* New Bibliography Available, on Southern Food & Cooking & Stuff

Traditional Southern Plate Lunch – three vegs and a starch, plus meat (Photo credit: C. Bertelsen)

Anyone who reads my blog regularly knows that I love books passionately, especially cookbooks and any books about food.

Because of my current emphasis on foods and cooking and foodways of the American South – tied as all that is to social change and the influx of new population groups – I have created a small (to me) bibliography of books about the South and its ever-changing food.

You will find the bibliography by clicking HERE, or by clicking on A PINT-SIZED BIBLIOGRAPHY ON THE SUBJECT OF SOUTHERN FOOD & COOKING or on the sidebar to the left.

And one more thing: a bibliography, true to the nature of the beast, is never complete. So if you think I should add something (or subtract something, too), just drop me a line in the Comments section.

© 2013 C. Bertelsen



  • Tony, you are so sweet to say that. I’m finally able to sit up for spells of time. Hopefully, each day from now on will see improvement if I don’t overdo it, which I am wont to do.


  • Sorry about your accident. I am of a (sensible) age to take these things seriously. The little things cause long term problems at my age (60).
    Not like when I fell off my morotcycle every month at age 20. (I couldn’t afford good tyres (tires) and beer , so guess what? Nowadays it takes a fortune in physiotherapy to fix the bruises.
    Sorry for your pain, physical and financial. But please get better soon. You are a living National Treasure..


  • Thanks Leo. This morning I have in my hot little fist a receipt from Duke University for a hardback copy of Dana Polan’s Julia Child book! Should have it in about 3 weeks. Thanks for the recommendation. tflanaga@unisa.ac.za


  • Sounds ominous, but truly I suspect you’ve hit on a very important subject for your study. If I think of anything else, I will be happy to share.


  • No, I totally agree with you, Tony! LOL! In fact, I worked for the Marriott Corp. in the Wheaton College Dining Halls and the snob factor there was through the roof. I didn’t enjoy my stay there. The students were okay, though. The ones who weren’t snobs! hahahaha! As Cindy mentioned, Dana Pollan’s book is super. You will get a lot out of it, I think….Write me, if you need to: LeoRacicot@gmail.com


  • I have taken as my Motto for this M Ed thing:

    “Those as can, do;
    those as can’t, teach;
    those as can’t teach, teach teachers!”

    The gender issues are probably significant. ZA is a country of overwhelming bounty. Tropical, to Winelands, to desert vegetables – farmed and wild meat – Chinese, Indian, Malay, African, Greek, Italian, Lebanese cultures. So why do women who become Academics do so? To get away from the kitchen perhaps? It is a serious question I will need to clarify in my survey. “Who does the cooking at home?” Here it is me. But mostly I expect in Pretoria and Johannesburg it is a female thing.

    As for the lousy catering, well ja nie (as we say), it may be a while before there is a Faculty of Foodie at Zuid Afrika universities.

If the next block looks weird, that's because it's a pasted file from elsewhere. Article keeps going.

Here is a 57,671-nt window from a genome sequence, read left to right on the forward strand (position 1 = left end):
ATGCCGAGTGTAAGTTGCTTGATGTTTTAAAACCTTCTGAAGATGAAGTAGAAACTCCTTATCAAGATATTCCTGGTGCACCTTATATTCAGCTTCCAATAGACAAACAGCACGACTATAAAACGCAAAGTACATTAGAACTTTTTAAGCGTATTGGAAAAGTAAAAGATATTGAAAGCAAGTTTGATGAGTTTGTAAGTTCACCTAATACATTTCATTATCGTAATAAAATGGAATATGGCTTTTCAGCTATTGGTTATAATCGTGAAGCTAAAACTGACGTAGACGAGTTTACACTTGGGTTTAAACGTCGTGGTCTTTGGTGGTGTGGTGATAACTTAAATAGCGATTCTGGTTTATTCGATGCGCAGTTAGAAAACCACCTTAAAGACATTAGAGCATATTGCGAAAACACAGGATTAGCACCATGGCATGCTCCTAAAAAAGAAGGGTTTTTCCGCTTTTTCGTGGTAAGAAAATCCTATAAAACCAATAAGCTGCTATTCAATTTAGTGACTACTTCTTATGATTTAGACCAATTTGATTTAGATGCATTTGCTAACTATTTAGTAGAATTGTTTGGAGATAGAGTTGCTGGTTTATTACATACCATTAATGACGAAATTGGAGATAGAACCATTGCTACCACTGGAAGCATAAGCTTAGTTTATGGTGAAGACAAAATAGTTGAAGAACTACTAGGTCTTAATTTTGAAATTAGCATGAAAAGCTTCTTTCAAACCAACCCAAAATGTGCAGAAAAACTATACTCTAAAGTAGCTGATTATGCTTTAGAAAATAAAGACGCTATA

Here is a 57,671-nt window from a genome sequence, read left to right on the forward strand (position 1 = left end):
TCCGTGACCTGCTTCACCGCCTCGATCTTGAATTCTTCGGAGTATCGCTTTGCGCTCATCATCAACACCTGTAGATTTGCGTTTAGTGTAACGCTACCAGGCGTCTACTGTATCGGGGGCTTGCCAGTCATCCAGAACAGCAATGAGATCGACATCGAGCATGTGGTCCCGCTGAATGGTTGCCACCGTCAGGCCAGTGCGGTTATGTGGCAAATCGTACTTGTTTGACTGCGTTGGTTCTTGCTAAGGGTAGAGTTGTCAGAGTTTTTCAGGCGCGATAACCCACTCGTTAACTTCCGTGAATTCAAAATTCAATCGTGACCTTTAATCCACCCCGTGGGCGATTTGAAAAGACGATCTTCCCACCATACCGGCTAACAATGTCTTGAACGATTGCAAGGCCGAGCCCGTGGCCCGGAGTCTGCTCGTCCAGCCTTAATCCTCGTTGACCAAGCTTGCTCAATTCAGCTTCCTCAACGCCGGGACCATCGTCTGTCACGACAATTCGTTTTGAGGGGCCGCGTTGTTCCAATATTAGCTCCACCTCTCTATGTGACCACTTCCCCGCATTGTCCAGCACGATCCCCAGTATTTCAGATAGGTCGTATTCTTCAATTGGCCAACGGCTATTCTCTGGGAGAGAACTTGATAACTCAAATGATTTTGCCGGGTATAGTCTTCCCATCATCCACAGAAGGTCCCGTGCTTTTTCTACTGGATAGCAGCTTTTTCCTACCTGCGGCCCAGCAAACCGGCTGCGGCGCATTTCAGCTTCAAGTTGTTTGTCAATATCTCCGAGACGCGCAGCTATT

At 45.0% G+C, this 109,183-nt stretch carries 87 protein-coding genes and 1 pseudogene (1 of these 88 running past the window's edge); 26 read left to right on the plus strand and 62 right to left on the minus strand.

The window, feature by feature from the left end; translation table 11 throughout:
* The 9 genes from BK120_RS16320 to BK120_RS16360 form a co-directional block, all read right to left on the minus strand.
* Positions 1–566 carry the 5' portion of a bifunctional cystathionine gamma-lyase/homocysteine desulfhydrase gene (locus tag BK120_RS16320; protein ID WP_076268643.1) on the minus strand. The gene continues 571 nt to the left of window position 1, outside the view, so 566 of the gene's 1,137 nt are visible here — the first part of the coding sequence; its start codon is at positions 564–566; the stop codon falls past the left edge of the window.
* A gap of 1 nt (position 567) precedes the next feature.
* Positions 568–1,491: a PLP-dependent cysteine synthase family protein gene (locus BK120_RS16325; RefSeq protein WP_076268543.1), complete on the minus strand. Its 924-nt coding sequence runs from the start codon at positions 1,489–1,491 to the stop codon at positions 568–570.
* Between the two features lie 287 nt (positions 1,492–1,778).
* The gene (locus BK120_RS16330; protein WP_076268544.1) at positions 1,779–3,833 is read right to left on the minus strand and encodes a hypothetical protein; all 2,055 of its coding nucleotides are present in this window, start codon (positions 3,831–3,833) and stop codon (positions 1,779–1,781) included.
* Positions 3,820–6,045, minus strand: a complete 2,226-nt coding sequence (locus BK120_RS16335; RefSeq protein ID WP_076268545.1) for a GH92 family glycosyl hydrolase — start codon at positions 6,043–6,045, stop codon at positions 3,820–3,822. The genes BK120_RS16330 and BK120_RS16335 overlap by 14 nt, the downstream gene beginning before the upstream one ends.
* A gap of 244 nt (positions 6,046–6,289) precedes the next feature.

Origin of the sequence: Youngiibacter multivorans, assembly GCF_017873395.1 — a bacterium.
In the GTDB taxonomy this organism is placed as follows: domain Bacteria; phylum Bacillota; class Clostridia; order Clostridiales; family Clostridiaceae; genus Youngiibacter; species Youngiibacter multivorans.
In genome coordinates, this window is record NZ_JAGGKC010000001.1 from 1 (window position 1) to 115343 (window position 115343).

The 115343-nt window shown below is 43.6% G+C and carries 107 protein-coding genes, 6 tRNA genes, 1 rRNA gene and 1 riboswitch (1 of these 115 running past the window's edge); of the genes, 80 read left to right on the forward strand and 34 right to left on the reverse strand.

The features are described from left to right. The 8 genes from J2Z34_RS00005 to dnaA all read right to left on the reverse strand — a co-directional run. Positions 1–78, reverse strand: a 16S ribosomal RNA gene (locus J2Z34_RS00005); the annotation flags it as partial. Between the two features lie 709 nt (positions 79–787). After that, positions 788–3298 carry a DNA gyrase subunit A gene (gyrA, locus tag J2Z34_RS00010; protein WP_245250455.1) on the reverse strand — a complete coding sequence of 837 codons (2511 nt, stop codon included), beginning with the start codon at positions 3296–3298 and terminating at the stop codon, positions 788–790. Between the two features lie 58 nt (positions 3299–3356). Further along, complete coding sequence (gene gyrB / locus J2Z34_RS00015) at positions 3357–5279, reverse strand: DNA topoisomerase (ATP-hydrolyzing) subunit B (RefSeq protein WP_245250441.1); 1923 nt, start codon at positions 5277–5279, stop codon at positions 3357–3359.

Thanks again for the booklist.


  • Thanks so much! In fact the small amount ot academic literature was an attraction, I really hate vast amounts of Literature Review. But also… , umm how do I say this? There is a snob thing in Academia (English Language Academia) that results in very very poor standards of catering at conferences. Maybe 20 years of poor catering has got to me?


  • Tony,

    Cindy is right; there are precious few academic journals dealing with the subject you are investigating. One book that might be helfpul is: “Setting the Table for Julia Child: Gourmet Dining in America 1934-1961” by David Strauss. You might also want to write to Doug Holder who has done a very scholarly dissertation on food. ibbetsonpress@msn.com Bonne chance!!


  • Hello Cynthia Bertelsen,
    I (perhaps foolishly) have agreed to do a Masters in Ed with celebrity chefs as a focus. “Nigella does Distance Education and so do we; why is our content so different?” Do you know of any academic journals that cover anything from Julia Child to Jamie Oliver?


  • Yes, I totally agree. I think the list, as presented here, is marvelous. I got so excited when I saw it! I am googling and library-questing away like mad! You are a doll! P.S. I will write you a longer email soon. Sorry. I have not been feeling so great, and temps here are below zero all week. Brrrrr !!!


  • Good morning, Leo,

    I think I am trying to include cookbooks that seem to be representative of an area and more like a real primary source, as I believe cookbooks to be. It could get a little crazy with the huge number of books available out there, couldn’t it?


  • This is absolutely great, Cindy! Thanks so much for sharing! I keep meaning to ask you if you like Edna Lewis’ work!
    (How about “The Pat Conroy Cookbook: Recipes from My Life” ?!!)


  • Robert,

    Thank you for your suggestions; I have followed through and added links to the vintage sites, as well as adding the Gulf City Cook Book.


  • I would respectfully add the Gulf City Cook Book, Compiled by the Ladies of the St. Francis Street Methodist Episcopal Church, South, Mobile, Alabama, 1878.

    In addition, I would note or mark which vintage cookbooks are available on the Internet Archive scanned from an American library (archive.org) or available on the Feeding America site.


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